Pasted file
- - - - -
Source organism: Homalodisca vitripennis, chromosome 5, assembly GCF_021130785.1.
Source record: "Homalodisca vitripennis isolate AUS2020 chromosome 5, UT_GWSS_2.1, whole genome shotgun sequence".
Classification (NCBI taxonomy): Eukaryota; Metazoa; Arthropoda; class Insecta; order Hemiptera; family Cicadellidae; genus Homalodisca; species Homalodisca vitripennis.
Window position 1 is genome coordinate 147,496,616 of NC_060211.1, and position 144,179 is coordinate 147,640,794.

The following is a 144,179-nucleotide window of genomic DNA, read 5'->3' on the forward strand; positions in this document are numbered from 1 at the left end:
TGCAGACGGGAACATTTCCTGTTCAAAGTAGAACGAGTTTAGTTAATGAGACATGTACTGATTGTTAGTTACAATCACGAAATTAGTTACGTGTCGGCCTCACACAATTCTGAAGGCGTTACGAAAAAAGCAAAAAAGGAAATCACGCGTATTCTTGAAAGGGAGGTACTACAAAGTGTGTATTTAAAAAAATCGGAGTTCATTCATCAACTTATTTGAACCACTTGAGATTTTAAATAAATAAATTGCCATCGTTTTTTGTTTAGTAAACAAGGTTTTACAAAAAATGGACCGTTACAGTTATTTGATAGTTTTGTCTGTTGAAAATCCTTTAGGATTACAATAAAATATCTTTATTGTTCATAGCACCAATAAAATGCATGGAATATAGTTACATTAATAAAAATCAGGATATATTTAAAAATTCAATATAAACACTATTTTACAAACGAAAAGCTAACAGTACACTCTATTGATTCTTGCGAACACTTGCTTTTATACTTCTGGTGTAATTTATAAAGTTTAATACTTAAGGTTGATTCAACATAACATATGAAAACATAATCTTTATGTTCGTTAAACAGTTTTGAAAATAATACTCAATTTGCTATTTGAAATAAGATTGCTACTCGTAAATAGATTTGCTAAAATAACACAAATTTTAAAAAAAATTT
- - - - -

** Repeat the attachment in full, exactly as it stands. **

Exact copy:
Source organism: Homalodisca vitripennis, chromosome 5, assembly GCF_021130785.1.
Source record: "Homalodisca vitripennis isolate AUS2020 chromosome 5, UT_GWSS_2.1, whole genome shotgun sequence".
Classification (NCBI taxonomy): Eukaryota; Metazoa; Arthropoda; class Insecta; order Hemiptera; family Cicadellidae; genus Homalodisca; species Homalodisca vitripennis.
Window position 1 is genome coordinate 147,496,616 of NC_060211.1, and position 144,179 is coordinate 147,640,794.

The following is a 144,179-nucleotide window of genomic DNA, read 5'->3' on the forward strand; positions in this document are numbered from 1 at the left end:
TGCAGACGGGAACATTTCCTGTTCAAAGTAGAACGAGTTTAGTTAATGAGACATGTACTGATTGTTAGTTACAATCACGAAATTAGTTACGTGTCGGCCTCACACAATTCTGAAGGCGTTACGAAAAAAGCAAAAAAGGAAATCACGCGTATTCTTGAAAGGGAGGTACTACAAAGTGTGTATTTAAAAAAATCGGAGTTCATTCATCAACTTATTTGAACCACTTGAGATTTTAAATAAATAAATTGCCATCGTTTTTTGTTTAGTAAACAAGGTTTTACAAAAAATGGACCGTTACAGTTATTTGATAGTTTTGTCTGTTGAAAATCCTTTAGGATTACAATAAAATATCTTTATTGTTCATAGCACCAATAAAATGCATGGAATATAGTTACATTAATAAAAATCAGGATATATTTAAAAATTCAATATAAACACTATTTTACAAACGAAAAGCTAACAGTACACTCTATTGATTCTTGCGAACACTTGCTTTTATACTTCTGGTGTAATTTATAAAGTTTAATACTTAAGGTTGATTCAACATAACATATGAAAACATAATCTTTATGTTCGTTAAACAGTTTTGAAAATAATACTCAATTTGCTATTTGAAATAAGATTGCTACTCGTAAATAGATTTGCTAAAATAACACAAATTTTAAAAAAAATTT